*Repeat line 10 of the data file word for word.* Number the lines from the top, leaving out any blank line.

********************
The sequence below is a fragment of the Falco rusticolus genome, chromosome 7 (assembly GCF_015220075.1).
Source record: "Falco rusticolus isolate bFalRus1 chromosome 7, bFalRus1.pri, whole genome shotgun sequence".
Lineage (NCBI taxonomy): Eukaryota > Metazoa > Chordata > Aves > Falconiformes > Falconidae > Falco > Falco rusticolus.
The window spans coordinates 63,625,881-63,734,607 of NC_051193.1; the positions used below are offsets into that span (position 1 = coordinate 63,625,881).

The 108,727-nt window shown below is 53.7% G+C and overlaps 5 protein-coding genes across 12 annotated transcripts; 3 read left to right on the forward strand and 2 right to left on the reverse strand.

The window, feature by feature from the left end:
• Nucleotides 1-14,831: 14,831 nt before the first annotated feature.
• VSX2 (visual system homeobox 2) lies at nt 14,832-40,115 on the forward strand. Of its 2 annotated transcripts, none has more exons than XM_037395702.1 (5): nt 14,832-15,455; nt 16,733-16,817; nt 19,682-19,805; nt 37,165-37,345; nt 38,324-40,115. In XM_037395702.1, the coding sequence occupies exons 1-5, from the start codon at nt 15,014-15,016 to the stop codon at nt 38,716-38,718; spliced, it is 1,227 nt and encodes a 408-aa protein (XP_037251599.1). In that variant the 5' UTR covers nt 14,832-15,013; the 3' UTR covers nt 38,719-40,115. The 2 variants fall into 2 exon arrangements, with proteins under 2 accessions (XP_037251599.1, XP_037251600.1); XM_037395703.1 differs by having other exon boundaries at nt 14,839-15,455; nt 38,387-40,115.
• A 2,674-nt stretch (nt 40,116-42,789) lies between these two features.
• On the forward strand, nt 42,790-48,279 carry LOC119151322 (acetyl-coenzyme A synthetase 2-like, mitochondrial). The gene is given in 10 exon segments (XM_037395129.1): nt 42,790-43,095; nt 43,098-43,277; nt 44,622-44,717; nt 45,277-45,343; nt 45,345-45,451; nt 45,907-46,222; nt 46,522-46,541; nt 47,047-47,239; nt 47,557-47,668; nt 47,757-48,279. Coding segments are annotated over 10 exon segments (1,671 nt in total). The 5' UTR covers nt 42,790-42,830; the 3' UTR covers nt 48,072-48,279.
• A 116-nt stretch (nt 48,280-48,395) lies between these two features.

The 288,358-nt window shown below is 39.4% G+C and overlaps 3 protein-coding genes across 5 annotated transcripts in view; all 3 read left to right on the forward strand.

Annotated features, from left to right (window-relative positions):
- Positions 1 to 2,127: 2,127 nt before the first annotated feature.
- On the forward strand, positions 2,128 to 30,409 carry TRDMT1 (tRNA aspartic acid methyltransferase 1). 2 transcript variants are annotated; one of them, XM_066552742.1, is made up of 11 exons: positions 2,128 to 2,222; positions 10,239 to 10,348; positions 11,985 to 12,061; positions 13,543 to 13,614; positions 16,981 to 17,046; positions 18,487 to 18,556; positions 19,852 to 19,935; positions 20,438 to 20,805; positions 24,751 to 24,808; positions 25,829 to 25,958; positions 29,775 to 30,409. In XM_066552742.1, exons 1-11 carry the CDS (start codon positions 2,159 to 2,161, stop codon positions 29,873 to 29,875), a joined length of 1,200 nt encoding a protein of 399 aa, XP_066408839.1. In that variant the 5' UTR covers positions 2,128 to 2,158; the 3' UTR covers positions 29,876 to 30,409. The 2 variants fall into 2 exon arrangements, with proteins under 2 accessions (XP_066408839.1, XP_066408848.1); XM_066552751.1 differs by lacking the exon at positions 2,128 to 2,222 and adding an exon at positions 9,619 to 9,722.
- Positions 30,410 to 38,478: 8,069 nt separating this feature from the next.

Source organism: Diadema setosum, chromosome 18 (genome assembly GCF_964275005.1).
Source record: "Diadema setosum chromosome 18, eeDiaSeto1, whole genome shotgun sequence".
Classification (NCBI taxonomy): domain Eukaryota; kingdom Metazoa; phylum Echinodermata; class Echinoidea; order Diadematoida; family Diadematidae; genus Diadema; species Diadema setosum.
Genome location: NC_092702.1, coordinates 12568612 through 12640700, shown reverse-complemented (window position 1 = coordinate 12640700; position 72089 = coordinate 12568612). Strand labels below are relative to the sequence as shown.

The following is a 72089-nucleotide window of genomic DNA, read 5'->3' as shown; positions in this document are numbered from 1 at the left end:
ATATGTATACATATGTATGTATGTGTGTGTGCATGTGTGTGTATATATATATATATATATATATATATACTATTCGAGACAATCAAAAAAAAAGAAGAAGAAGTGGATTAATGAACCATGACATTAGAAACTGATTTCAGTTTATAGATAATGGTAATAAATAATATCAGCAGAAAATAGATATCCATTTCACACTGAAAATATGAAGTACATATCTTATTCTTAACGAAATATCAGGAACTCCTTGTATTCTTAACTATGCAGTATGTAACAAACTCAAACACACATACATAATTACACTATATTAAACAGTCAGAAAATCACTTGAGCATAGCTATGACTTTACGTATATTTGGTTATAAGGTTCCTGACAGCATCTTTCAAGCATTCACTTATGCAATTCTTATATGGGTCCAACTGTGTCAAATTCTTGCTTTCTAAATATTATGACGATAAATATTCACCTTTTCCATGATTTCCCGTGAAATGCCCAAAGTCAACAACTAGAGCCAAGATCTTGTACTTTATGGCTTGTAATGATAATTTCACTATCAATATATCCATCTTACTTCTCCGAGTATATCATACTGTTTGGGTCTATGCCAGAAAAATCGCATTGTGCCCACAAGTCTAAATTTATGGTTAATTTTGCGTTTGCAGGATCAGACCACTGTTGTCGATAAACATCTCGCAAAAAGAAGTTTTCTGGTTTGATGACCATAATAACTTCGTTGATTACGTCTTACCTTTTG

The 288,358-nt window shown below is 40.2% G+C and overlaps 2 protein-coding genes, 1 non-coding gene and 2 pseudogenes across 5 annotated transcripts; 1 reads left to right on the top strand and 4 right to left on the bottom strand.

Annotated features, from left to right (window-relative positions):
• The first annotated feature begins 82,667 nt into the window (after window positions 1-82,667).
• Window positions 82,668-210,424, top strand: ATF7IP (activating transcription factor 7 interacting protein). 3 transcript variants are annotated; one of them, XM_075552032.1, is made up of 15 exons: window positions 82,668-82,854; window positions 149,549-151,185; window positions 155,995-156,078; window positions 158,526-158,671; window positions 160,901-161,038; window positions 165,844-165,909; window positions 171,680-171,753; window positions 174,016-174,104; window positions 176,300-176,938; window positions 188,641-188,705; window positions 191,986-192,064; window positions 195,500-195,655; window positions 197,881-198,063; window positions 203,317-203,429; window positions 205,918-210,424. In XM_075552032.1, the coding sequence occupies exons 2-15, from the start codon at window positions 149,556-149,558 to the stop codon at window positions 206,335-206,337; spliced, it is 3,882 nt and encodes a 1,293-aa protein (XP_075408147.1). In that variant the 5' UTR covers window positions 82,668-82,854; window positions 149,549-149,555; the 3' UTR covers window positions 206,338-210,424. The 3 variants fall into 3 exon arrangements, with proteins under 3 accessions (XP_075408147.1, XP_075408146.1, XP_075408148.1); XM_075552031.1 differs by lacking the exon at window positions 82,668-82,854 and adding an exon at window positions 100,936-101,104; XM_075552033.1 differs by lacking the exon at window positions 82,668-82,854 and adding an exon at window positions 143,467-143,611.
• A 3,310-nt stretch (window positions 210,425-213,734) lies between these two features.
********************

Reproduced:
• On the forward strand, nt 42,790-48,279 carry LOC119151322 (acetyl-coenzyme A synthetase 2-like, mitochondrial). The gene is given in 10 exon segments (XM_037395129.1): nt 42,790-43,095; nt 43,098-43,277; nt 44,622-44,717; nt 45,277-45,343; nt 45,345-45,451; nt 45,907-46,222; nt 46,522-46,541; nt 47,047-47,239; nt 47,557-47,668; nt 47,757-48,279. Coding segments are annotated over 10 exon segments (1,671 nt in total). The 5' UTR covers nt 42,790-42,830; the 3' UTR covers nt 48,072-48,279.